Registering An Imported Car in Brazil: Process & Tips
Brazil is one of the largest South American countries but also one of the strictest when it comes to importing vehicles. It’s difficult and against the law to import used vehicles save for ones 30 years or older. Vintage is your friend and foe here.
If that’s not a problem for you, here are the steps to register a car in Brazil.
The Registration Process
If you’ve already brought your car into the country, you’ve no doubt cleared all the high hurdles for importing a vehicle into the nation. Good job. So now for the registration process.
The first step is to take it to the state department of transportation, often shortened to DETRAN since the Portuguese name for the office is Departamento Estadual de Trânsito.
Here are a few other things that come along with registering a vehicle
- Vehicle inspections
- Annual road tax payments
- A CPF with a taxpayer identification number. It’s a form of identification in the country
- Proof of residency
- Chassis number decal
- Reseller invoice
- A Renavam form to submit to the National Registry of Motor Vehicles
- Proof of fee payments
Shipping a vehicle to Brazil? You can find more information about the process of shipping and what you can expect on our Brazil shipping page. If you have questions not addressed there, or would like a FREE price quote, contact us anytime!
The road tax payments is the tax you pay to own the vehicle and can sometimes be paid online, depending on which Brazilian state you’re in. The amount is based on the total value of the car.
Brazil also mandates insurance for all vehicles from third parties. Outside of having it cover vehicle damage, damage to other people, damage to you and damage people do unto you, it’s also recommended that theft be thrown on there. The nation is rife with car theft and it’s likely the vehicle will be stolen at one point.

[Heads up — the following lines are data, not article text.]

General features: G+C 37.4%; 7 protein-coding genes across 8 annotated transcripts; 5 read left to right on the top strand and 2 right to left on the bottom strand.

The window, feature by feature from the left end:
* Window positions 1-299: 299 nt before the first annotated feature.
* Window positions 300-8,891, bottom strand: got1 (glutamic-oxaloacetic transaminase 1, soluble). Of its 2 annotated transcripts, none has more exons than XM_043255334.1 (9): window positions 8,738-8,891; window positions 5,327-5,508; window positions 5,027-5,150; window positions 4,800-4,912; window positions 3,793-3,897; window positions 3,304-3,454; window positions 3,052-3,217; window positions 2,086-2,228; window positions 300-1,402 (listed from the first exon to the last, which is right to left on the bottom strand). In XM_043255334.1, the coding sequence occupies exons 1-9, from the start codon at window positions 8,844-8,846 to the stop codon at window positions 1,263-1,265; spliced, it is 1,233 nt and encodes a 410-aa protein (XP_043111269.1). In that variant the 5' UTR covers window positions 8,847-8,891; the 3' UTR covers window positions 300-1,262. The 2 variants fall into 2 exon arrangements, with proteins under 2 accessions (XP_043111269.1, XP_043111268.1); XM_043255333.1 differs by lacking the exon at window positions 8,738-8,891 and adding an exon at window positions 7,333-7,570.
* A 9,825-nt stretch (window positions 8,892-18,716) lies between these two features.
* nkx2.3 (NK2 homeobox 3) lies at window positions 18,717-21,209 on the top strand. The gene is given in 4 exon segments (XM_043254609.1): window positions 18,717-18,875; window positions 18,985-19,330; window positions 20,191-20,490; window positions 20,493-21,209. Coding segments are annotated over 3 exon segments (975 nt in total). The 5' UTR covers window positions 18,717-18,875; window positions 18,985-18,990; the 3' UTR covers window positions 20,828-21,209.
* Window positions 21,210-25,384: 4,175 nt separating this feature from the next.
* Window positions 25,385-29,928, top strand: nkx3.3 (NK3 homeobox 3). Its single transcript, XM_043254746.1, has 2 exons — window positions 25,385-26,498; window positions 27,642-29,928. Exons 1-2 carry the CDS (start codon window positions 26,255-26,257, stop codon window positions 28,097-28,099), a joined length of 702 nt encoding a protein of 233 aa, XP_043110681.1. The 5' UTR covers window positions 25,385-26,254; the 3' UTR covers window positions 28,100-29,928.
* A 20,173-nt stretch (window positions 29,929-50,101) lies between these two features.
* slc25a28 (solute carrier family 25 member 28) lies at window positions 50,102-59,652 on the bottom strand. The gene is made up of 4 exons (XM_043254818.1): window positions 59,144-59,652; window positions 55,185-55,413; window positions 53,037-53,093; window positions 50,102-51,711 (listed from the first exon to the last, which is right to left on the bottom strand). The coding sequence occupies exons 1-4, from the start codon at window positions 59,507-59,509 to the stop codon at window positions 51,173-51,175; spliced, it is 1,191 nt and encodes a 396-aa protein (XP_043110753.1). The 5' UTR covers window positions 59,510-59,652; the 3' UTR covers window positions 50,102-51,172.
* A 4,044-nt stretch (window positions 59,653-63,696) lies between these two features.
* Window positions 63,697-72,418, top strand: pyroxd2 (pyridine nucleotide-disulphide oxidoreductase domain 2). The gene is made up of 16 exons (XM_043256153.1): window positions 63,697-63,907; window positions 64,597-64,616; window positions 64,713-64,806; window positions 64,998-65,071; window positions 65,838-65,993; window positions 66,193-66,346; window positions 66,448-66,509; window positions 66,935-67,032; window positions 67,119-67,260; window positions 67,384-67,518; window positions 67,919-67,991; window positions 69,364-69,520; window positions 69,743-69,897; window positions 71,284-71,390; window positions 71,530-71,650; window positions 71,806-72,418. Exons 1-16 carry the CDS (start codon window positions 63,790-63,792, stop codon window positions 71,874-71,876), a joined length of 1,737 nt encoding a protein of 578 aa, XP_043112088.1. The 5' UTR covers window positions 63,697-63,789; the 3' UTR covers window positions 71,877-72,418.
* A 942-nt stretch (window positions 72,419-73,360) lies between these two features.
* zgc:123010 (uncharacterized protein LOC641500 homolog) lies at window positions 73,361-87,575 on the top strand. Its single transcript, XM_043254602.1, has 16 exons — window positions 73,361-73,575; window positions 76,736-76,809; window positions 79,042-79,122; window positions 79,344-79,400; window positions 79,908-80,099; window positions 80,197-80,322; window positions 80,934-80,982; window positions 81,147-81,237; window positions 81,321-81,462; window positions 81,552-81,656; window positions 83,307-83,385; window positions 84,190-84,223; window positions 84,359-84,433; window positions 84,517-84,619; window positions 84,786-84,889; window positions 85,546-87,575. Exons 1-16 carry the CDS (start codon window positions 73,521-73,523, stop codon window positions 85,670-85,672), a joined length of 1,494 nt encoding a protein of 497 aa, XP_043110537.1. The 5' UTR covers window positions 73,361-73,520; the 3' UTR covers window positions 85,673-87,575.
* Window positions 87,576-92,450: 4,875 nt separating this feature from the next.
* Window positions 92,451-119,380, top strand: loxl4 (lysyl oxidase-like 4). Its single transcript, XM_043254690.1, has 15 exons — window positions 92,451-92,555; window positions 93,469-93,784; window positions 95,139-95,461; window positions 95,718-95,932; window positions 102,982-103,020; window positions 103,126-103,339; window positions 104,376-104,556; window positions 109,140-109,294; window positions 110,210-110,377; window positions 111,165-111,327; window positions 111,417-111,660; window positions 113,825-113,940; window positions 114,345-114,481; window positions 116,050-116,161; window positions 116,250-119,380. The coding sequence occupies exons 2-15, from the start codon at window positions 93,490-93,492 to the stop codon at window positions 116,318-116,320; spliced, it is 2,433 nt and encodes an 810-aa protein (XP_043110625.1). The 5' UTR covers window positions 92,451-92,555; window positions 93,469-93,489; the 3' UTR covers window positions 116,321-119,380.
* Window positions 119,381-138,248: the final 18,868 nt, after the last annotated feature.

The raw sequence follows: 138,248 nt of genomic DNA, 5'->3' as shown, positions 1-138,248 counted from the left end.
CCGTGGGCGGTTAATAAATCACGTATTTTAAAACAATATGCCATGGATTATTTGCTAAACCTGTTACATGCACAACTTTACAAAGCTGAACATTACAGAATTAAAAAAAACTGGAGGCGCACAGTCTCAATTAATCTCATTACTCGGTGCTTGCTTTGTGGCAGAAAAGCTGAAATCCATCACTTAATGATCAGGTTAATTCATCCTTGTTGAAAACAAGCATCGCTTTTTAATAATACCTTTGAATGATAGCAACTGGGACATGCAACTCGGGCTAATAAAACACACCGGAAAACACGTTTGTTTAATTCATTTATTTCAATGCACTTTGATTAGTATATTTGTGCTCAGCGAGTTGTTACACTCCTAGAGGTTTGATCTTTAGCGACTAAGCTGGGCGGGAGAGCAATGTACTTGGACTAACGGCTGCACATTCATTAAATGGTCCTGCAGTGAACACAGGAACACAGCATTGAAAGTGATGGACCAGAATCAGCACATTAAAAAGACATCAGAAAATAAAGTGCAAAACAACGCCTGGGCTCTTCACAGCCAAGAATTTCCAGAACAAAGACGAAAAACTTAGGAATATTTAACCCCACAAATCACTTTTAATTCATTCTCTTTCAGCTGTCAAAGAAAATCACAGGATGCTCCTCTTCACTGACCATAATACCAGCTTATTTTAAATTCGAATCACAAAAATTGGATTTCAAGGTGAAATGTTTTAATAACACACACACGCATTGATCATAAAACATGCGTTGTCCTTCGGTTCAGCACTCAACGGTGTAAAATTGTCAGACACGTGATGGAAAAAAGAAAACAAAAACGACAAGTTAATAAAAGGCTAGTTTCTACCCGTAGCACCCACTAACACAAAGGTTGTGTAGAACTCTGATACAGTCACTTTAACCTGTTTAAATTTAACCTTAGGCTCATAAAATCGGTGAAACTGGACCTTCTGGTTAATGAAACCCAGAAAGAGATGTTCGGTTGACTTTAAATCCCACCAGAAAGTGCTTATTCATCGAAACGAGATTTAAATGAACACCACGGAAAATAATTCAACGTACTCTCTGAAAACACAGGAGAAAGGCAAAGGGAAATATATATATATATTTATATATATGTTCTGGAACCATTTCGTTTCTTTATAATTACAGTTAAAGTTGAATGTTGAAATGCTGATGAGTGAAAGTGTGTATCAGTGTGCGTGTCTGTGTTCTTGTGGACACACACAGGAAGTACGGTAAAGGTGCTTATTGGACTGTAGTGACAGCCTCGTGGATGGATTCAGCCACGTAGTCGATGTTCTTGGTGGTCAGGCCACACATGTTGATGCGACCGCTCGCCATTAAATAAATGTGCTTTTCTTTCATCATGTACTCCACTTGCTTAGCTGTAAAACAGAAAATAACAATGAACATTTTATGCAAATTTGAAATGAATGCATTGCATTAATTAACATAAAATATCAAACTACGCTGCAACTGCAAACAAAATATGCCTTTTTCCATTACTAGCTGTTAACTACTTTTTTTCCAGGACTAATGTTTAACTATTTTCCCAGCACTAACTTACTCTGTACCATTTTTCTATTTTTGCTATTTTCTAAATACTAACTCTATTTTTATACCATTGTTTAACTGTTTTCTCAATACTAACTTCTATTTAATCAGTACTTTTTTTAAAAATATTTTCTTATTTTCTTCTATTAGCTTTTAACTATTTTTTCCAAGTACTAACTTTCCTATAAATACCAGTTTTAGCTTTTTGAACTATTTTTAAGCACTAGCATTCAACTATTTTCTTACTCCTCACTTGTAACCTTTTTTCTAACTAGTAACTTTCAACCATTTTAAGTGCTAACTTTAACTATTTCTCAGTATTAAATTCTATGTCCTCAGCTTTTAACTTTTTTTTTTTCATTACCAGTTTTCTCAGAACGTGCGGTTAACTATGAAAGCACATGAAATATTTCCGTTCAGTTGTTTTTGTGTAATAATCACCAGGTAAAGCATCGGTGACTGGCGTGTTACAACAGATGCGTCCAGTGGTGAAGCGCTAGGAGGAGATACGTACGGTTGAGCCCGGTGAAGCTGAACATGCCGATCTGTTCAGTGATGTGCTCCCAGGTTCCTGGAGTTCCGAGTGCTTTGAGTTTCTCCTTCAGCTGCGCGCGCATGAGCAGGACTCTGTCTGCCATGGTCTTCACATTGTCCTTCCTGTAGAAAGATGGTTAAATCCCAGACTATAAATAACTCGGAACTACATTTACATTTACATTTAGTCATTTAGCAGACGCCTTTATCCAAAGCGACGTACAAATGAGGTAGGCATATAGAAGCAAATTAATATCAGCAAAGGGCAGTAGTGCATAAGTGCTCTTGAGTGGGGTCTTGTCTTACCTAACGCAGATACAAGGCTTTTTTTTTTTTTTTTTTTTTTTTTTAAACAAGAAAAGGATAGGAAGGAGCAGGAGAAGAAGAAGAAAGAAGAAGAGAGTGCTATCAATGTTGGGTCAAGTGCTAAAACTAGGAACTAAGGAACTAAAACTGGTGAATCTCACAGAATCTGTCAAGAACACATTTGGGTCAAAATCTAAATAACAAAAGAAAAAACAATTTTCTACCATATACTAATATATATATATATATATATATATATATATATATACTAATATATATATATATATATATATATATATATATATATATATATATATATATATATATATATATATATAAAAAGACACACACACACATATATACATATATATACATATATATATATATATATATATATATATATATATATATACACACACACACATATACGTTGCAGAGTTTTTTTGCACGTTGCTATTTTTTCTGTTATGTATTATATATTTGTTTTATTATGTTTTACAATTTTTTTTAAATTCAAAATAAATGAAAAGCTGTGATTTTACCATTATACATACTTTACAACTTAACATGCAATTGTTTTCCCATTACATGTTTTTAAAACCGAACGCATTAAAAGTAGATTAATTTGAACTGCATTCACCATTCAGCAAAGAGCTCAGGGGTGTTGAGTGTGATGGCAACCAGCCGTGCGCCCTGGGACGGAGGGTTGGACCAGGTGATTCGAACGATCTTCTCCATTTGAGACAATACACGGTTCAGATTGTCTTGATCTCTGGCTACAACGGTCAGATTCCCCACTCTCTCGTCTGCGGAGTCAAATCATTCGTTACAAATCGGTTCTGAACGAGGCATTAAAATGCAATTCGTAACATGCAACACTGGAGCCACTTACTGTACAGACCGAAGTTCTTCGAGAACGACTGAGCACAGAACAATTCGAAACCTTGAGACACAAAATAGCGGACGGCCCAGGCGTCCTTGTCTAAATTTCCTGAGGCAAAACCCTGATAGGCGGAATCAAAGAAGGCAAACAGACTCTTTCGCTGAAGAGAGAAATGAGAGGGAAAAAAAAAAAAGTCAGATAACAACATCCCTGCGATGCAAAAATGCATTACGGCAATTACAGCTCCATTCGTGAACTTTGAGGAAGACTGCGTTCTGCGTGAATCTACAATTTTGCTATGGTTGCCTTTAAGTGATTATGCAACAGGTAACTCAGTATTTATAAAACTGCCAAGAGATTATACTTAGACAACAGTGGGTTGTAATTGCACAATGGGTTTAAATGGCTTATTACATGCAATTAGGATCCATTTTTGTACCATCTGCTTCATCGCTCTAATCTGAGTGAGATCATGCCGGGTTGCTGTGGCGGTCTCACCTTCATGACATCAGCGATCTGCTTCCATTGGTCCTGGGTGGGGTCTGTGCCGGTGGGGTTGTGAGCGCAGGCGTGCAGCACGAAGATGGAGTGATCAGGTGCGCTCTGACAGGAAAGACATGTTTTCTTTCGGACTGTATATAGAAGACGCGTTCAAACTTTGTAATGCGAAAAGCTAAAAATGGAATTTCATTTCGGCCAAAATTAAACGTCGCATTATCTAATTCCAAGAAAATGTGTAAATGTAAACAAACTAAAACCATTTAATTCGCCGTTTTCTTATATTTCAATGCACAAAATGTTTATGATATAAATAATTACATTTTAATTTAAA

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Rules of the Road
As far as getting around Brazil, the country has more infrastructure than a lot of neighboring countries. Vehicles drive on the right-hand side of the road with speed limits capped at 60 kmh/37 mph in the cities and 120 kmh/74 mph on major highways. But much like driving in any part of the road, the rules are largely ignored.
The roads are also largely two lanes only and heavy truck traffic is a regular occurrence. Road maintenance is spotty and at times, driving through the Amazon forest is impossible because of the inadequate road work.
Drivers have to yield to the cars on the right though compliance with stop signs is not heavily enforced. Another informal custom while driving is to use headlight flashes or hand signals to communicate with other cars to slow down.
Vehicular Resources For Brazil
Registration & License Plates - An in-depth look at what’s involved in registering and licensing an imported car in Brazil, as well as required documents and some helpful links.
Driving In Brazil - A guide to driving in Brazil, including information about permits, licenses, and what to expect of the road conditions.